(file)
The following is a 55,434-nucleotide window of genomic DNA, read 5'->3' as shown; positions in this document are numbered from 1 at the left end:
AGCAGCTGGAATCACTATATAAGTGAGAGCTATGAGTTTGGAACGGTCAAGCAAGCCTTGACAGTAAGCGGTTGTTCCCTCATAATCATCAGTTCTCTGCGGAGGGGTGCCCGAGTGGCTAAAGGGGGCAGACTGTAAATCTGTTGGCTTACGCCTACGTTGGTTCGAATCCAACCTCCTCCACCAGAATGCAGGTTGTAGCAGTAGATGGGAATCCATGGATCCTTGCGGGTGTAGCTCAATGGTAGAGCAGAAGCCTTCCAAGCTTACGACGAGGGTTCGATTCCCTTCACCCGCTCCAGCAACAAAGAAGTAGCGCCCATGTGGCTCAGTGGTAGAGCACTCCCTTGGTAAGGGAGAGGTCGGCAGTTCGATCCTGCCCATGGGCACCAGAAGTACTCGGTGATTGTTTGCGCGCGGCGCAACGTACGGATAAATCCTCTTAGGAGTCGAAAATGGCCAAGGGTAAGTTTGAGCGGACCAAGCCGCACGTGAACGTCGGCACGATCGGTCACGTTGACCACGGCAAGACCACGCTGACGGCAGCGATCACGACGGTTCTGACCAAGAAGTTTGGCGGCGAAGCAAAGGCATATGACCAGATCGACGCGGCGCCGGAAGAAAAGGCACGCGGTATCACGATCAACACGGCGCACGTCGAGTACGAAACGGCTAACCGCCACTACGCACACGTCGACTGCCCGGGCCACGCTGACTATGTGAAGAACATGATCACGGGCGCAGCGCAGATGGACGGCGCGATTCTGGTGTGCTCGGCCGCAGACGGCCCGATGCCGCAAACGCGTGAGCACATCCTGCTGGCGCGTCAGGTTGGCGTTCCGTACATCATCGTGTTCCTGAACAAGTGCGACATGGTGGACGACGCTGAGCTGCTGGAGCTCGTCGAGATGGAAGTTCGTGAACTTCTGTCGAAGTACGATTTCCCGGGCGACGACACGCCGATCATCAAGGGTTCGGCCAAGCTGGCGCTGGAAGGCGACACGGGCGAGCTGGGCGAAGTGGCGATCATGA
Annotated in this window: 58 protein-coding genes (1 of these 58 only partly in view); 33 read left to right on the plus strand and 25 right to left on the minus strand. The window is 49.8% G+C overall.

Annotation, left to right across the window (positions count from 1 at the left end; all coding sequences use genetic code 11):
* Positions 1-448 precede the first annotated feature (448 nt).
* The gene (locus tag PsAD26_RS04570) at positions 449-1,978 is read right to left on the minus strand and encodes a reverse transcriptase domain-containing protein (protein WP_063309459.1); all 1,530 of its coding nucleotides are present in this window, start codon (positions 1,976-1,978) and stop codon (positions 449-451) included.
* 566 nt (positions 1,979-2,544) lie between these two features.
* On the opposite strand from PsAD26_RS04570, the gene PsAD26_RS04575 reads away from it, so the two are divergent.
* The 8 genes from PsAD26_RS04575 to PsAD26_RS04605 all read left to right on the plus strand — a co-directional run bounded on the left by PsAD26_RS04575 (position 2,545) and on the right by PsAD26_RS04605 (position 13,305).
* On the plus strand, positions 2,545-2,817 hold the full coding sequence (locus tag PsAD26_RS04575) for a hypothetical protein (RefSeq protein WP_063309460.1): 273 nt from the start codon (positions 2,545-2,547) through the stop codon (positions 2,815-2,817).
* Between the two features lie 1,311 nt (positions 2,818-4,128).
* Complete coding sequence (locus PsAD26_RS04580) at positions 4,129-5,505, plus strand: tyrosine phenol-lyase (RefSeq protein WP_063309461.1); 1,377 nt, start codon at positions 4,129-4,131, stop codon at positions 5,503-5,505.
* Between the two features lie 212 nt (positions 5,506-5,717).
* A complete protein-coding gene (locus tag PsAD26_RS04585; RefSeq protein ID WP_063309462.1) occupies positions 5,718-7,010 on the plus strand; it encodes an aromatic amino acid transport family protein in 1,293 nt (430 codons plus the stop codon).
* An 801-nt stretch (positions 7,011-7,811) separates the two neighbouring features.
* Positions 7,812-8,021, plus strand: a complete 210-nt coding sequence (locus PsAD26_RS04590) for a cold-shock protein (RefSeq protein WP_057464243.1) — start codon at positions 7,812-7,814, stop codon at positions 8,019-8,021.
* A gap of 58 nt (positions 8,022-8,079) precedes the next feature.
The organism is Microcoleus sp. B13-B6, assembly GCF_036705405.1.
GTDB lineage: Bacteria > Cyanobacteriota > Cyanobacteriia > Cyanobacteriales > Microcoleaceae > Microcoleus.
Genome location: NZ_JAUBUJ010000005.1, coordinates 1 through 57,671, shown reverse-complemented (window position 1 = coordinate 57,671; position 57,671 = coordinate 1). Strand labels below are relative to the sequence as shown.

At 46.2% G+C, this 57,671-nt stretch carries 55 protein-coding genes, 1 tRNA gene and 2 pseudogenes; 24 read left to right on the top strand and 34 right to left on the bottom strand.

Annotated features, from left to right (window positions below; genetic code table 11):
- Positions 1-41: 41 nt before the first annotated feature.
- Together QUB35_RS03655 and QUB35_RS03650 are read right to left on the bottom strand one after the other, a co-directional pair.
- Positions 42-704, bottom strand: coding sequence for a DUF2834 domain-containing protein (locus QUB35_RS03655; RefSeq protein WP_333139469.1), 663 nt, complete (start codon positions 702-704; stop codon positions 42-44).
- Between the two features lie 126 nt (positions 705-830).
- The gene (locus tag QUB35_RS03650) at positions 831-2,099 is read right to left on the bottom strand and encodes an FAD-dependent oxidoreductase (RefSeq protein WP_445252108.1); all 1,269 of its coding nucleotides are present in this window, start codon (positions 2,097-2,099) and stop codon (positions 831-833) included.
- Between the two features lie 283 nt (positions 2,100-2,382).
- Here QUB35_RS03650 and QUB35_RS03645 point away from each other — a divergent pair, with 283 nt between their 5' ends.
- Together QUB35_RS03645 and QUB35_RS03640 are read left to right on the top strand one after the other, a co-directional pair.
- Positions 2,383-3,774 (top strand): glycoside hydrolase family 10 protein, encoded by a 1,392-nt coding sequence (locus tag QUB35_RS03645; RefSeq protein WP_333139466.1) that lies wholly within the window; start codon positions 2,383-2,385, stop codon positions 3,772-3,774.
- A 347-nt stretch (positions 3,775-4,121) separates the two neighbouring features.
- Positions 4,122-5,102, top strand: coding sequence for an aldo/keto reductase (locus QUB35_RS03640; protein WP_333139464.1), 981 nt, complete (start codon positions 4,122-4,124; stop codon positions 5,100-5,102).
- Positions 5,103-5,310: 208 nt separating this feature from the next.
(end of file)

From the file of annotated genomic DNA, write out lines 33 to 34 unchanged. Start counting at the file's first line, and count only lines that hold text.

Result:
- Positions 4,122-5,102, top strand: coding sequence for an aldo/keto reductase (locus QUB35_RS03640; protein WP_333139464.1), 981 nt, complete (start codon positions 4,122-4,124; stop codon positions 5,100-5,102).
- Positions 5,103-5,310: 208 nt separating this feature from the next.